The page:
I recently watched a movie called Blindsight about blind American climber and athlete Erik Weihenmayer and an expedition he leads, taking six blind Tibetan teenagers into the Himalaya. I thought it would be an uplifting story, and it was, ultimately – I think I can say that without spoiling the ending. First, though, I had to stomach the Western expedition guides’ (including Weihenmayer’s) testosterone and desire to summit at any cost. They seemed so caught up in the ego of how they would look as humanitarians by taking these blind kids high into the mountains that they seemed to forget the risks they were taking by leading these girls and boys – who had never held ice axes or rappelled before – above 20,000 feet.
The kids were all incredibly endearing in their own ways, and the filmmaker took care to share aspects about each of them and their families. However, it was tough not to look away from the one whose eyeballs lolled about uselessly in sockets, or the one whose eyelids appeared permanently closed, or the one who seemed to be missing an eyeball. It made me uncomfortable on multiple levels.
We Americans don’t often see kids like these. We easily ignore issues that are not broadcast directly into our living rooms – and we also easily ignore some that are. Because we do have so many doctors in America, even kids without insurance typically do not have to endure facial deformities and extreme eye issues. Some benefactor or foundation would feel sorry for American kids with these issues and pay for the corrective surgery. And indeed, kids from other nations are often flown to the U.S. to have surgeries as well, or doctors travel to perform operations for humanitarian organizations. And while I understand that this is a huge gift, I wonder if it is as much for “uncomfortable us” as it is for the kids. We live geographically isolated and geographically insulated, and that affords us many comforts.
It especially wasn’t easy for me to watch this film as the parent of a child who is under the care of a pediatric eye specialist. I wondered if the kids in the movie had ever even seen an eye doctor, much less a pediatric eye specialist. If my child had been born in Tibet, like these kids, she would undoubtedly be blind in one eye at the least, without the benefit of the treatment she’s been working through over the past several years. It isn’t easy to reconcile the guilt of geography or the happenstance of birth.
In Tibet, blindness is seen as a punishment or a jinx. Tiny ancient women passed these blind children in the street and yelled at them, “You deserve to eat your father’s corpse!” One woman claimed that her son was blinded when a serpent cursed him. Another blind boy lamented that he must have done something awful in his past life to deserve being blind in this one, but, he said, “I don’t think I killed anyone.”
I reveal this not because I want you to think that Tibet is a backwards medieval land, but because it shows the limitations placed on these kids in addition to being blind. Being blind in America is a disability, to be sure, but to be blind in an undeveloped country is an ostracizing karmic punishment. These kids are fortunate to attend a school for the blind, but it is the only one of its kind in all of Tibet. It was founded and is run by a blind German woman, Sabriye Tenberken, who created a Braille system in the Tibetan language and ultimately was nominated for a Nobel Peace Prize for her work.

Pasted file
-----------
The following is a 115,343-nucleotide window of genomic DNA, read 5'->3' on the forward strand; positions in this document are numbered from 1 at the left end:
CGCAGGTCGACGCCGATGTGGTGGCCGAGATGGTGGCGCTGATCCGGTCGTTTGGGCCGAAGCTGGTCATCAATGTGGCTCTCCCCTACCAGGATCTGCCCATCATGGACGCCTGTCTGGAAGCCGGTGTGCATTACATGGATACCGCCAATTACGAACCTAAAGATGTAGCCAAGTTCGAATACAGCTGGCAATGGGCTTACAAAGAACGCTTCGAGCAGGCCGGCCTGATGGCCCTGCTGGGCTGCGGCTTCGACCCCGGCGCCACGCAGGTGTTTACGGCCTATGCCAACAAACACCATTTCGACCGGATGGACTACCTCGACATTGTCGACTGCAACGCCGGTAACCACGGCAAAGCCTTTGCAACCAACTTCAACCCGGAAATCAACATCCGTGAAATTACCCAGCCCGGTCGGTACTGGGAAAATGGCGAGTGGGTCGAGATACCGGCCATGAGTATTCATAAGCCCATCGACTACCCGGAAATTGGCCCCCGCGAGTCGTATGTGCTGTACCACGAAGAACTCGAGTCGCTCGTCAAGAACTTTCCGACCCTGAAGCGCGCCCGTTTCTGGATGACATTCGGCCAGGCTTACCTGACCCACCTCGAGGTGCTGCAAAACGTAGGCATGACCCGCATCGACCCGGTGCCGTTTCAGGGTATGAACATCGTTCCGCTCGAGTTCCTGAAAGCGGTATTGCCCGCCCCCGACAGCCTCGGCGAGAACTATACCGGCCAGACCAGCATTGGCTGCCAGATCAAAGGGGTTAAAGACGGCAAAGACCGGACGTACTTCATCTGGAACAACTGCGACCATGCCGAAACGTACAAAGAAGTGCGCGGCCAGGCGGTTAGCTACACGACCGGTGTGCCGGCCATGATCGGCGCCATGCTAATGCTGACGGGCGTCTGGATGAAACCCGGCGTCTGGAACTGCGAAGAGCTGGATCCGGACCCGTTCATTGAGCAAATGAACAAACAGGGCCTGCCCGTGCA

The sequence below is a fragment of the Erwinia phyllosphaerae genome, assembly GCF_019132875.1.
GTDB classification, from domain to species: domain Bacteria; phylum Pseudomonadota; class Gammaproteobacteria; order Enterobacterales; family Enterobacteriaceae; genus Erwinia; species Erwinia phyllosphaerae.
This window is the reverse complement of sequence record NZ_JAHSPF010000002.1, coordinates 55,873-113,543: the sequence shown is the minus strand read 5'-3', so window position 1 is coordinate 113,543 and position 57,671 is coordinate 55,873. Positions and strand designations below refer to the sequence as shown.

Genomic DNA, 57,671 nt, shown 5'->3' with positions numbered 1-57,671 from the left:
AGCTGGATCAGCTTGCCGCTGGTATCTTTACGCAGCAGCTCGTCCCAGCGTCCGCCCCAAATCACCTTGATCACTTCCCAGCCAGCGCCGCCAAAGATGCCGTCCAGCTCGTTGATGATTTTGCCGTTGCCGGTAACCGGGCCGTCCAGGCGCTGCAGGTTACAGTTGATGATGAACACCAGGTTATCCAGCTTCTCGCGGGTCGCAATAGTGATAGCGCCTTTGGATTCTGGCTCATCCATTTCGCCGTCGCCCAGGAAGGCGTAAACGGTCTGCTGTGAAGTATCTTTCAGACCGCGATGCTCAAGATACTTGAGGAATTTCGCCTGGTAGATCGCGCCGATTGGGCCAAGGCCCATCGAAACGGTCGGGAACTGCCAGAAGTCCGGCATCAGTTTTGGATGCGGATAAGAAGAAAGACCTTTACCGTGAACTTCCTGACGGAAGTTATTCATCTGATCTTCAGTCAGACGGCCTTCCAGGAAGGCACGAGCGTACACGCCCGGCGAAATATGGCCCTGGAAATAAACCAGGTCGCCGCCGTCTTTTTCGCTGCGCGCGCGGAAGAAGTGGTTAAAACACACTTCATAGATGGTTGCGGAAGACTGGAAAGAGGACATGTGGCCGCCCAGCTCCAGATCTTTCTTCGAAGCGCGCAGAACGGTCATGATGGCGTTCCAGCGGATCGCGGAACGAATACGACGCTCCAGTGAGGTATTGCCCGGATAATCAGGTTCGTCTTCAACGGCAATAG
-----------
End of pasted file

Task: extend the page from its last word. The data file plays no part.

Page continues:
All of her accomplishments and what these kids did in the mountains and with their lives afterwards really got me thinking. It got me thinking about limitations, especially. How we limit others. How we limit our own potential because of our own belief systems. How society’s perspective of what is possible – or not - defines each of us. And how we can transcend all of this and have the potential to do – and actually succeed in doing – great things.
What does it mean to climb a mountain? Not a thing to the mountain. We look up to mountaineers like Edmund Hillary and Tenzing Norgay because they had the courage to try something that hadn’t been done before, and they succeeded. But as a lot of tragic mountain stories prove, a good many climbers become so obsessed with summiting that they ignore reason, warning signs, and true danger to themselves and others. A lot of them are reckless and take stupid risks.
So why do we admire them, in spite of their shortcomings? Why would I want to watch a documentary about something as improbable as six blind Tibetan teenagers attempting to climb above 20,000 feet?
It’s the lesson we learn from continuing the journey, even when it becomes difficult, even when we reach what we thought were our own limitations. It’s the sense that even a failed attempt can bring about a renewed sense of purpose, a fresh perception of self-awareness – or even an epiphany that is bigger than the mountain itself. In the end, what it takes to climb a mountain is tenacity. It’s putting one foot in front of the other, again and again, and again. And that’s it. Again and again, over and over. And that was what these six kids and their amazing teacher brought to my mind.
And really, isn’t that how we achieve each of our goals? Isn’t that how we soar beyond our own personal limitations? One step at a time. Again and again and again. Climbing a mountain is just like any other task. One word after another. One Braille character after another. One brushstroke after another. One brick, one stitch, one breath at a time.